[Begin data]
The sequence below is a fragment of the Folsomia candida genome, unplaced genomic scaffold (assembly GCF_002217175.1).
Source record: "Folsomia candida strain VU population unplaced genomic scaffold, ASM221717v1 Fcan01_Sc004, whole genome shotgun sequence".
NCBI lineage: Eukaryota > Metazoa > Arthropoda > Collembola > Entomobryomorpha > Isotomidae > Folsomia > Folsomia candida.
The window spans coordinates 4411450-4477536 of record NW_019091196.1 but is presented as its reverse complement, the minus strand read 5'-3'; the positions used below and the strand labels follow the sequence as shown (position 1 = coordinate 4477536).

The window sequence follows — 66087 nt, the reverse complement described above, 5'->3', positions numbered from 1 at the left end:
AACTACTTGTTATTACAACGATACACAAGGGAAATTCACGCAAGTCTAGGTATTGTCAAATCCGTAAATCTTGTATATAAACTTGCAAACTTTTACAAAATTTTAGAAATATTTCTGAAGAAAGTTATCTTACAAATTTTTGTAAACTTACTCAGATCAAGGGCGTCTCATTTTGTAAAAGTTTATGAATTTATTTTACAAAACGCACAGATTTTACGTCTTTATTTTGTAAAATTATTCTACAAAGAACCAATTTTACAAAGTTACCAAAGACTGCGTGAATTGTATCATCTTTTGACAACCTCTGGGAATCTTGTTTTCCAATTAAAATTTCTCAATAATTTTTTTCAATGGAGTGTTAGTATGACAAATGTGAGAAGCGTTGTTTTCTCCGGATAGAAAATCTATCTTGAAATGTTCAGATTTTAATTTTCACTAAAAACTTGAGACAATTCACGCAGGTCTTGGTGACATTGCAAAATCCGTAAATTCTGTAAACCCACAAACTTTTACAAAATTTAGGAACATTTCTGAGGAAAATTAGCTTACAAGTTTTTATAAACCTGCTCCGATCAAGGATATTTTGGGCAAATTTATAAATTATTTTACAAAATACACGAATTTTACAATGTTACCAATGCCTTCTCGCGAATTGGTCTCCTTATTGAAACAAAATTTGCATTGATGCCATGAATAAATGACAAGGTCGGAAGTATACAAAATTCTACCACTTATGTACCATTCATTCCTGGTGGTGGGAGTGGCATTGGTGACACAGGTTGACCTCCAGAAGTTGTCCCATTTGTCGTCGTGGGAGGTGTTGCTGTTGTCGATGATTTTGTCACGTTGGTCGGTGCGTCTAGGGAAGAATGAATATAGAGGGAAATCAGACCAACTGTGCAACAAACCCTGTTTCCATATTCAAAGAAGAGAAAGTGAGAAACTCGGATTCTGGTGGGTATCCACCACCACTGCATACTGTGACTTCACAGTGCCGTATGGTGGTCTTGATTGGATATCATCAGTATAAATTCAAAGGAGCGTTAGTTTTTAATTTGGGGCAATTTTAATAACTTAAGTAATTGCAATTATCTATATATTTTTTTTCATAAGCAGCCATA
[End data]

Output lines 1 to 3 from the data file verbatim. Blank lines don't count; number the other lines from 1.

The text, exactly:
The sequence below is a fragment of the Folsomia candida genome, unplaced genomic scaffold (assembly GCF_002217175.1).
Source record: "Folsomia candida strain VU population unplaced genomic scaffold, ASM221717v1 Fcan01_Sc004, whole genome shotgun sequence".
NCBI lineage: Eukaryota > Metazoa > Arthropoda > Collembola > Entomobryomorpha > Isotomidae > Folsomia > Folsomia candida.